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Minnesota’s Democratic Senate Majority Leader Arraigned

June 20, 1996

ST. PAUL (AP) _ State Senate Majority Leader Roger Moe was arraigned Wednesday on charges he told employees to use state equipment for campaign work, which was also done on state time.

Moe, a Democrat, entered no plea to the two charges.

A criminal investigation began when a secretary complained she was forced to do campaign work on state time, then fired after she filed the complaint.

Mary Hennessy filed a civil lawsuit under the state’s ``whistleblower″ law seeking damages of more than $50,000. She said Moe’s office used state employee services for campaign work from 1987 to 1996.

The state Ethical Practices Board recently supported Hennessy’s allegation and found that Moe’s office used state equipment for campaign work.

Moe countered that if what he did is considered criminal, the courts would be full of lawsuits from disgruntled former employees. Moe, a 25-year veteran of the Senate, is the longest-serving majority leader in state history.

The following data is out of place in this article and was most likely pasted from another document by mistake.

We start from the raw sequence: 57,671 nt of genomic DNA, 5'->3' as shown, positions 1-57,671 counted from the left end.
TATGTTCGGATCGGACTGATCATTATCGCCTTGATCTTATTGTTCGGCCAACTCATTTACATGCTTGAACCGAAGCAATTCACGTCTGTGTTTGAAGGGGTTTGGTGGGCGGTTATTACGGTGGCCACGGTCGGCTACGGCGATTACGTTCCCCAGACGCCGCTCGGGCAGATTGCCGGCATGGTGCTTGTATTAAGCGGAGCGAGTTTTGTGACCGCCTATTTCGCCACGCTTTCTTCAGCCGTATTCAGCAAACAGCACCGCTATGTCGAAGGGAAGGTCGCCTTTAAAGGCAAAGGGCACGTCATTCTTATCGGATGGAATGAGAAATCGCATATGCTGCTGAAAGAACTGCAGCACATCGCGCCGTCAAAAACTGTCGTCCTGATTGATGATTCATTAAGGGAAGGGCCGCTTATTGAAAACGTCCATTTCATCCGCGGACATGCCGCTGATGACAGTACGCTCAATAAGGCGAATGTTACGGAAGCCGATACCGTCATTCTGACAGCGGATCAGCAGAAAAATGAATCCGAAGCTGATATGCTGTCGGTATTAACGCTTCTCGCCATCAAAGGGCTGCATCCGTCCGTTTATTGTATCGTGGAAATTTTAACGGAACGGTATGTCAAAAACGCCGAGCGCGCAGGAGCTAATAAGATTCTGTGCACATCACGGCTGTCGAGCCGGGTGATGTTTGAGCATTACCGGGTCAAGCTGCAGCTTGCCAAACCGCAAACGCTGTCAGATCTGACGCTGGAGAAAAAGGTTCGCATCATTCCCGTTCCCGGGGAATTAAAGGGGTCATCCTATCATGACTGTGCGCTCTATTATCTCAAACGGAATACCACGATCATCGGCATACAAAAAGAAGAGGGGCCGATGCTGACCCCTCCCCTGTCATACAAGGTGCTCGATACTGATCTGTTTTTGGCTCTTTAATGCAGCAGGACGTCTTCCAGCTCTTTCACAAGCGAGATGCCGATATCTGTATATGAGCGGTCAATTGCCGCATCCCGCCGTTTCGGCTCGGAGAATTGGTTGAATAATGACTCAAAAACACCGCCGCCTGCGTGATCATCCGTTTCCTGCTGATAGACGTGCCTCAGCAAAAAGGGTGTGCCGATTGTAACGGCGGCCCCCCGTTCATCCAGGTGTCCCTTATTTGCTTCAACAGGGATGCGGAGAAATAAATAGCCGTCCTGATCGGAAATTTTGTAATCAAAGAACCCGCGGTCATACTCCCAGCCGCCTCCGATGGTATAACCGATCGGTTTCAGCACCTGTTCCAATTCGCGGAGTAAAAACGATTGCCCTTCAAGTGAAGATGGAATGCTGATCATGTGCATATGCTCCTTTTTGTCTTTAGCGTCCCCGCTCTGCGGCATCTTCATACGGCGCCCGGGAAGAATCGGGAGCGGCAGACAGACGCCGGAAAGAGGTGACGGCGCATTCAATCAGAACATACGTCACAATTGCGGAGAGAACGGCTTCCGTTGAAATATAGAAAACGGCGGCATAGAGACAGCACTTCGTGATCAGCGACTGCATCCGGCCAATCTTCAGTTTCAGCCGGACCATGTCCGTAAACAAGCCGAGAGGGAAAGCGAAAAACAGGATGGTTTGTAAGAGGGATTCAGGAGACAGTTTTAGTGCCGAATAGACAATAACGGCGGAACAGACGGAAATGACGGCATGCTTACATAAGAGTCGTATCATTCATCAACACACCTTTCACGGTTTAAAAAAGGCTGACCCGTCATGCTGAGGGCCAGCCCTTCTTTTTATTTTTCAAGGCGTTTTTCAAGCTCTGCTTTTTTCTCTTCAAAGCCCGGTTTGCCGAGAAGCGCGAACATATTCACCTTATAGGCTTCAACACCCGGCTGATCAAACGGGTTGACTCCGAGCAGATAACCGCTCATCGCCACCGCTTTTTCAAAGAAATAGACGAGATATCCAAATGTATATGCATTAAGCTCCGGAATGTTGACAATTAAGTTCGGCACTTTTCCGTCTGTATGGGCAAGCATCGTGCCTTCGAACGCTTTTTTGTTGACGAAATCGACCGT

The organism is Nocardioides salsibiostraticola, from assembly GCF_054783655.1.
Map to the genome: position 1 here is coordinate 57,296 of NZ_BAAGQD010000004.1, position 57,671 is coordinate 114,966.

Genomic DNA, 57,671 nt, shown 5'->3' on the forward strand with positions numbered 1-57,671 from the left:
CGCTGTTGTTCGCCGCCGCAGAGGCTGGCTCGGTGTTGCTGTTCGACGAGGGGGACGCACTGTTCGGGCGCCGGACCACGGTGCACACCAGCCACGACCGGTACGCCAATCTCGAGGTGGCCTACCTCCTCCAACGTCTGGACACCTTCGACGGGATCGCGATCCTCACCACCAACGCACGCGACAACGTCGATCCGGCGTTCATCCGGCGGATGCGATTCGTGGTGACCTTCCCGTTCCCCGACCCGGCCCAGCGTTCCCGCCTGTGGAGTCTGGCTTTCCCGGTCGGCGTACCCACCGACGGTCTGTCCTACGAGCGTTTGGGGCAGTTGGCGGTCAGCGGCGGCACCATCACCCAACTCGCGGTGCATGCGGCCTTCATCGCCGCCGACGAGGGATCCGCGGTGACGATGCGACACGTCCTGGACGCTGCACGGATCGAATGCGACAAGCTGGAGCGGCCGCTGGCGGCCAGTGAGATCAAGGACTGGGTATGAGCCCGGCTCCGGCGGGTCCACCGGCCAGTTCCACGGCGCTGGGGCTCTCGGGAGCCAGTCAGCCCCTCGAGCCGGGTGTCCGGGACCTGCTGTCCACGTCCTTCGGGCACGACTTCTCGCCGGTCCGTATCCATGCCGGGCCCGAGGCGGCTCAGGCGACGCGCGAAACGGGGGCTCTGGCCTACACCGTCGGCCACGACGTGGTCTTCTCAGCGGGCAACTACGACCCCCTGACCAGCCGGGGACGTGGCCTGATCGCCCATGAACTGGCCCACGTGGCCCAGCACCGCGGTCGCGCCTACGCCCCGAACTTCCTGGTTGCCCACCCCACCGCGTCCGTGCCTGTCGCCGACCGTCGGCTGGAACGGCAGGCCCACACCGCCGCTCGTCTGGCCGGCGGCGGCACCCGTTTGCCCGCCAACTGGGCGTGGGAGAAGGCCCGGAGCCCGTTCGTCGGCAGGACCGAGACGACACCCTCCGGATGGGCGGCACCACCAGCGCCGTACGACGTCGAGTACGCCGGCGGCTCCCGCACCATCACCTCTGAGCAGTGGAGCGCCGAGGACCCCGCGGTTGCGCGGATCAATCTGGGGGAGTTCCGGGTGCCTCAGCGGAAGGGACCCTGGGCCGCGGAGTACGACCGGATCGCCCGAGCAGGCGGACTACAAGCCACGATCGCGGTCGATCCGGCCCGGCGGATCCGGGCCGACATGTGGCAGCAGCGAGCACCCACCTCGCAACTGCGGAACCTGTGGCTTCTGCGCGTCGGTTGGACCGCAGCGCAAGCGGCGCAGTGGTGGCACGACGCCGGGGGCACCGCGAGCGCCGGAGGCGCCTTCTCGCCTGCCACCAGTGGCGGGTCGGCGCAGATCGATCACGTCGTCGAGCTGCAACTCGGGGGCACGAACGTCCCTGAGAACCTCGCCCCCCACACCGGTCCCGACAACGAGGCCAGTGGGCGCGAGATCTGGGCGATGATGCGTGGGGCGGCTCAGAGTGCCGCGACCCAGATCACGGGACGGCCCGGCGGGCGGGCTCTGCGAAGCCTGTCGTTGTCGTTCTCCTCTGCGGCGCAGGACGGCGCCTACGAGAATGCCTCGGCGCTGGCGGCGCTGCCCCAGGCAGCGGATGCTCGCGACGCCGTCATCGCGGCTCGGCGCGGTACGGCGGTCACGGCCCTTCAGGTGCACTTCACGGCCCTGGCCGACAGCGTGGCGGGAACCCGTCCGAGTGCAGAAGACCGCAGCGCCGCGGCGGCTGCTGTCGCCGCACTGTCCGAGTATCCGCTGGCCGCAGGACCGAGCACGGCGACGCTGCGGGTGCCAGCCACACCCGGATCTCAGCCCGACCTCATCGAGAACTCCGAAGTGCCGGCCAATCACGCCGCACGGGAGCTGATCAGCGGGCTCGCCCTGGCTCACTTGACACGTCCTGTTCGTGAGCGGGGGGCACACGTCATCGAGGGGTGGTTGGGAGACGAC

Senate Minority Leader Dean Johnson said he would not immediately ask for Moe’s resignation.

``Roger certainly deserves to have his day in court to be able to call his witnesses and tell his story,″ Johnson said. If convicted, however, he should step down, Johnson said.

Also Wednesday, Moe’s top aide, Vic Moore, pleaded innocent to similar charges, and his secretary Pamela Schutt entered no plea on a related charge.

All the counts are misdemeanors and each carries a penalty of up to a year in jail and a $3,000 fine.

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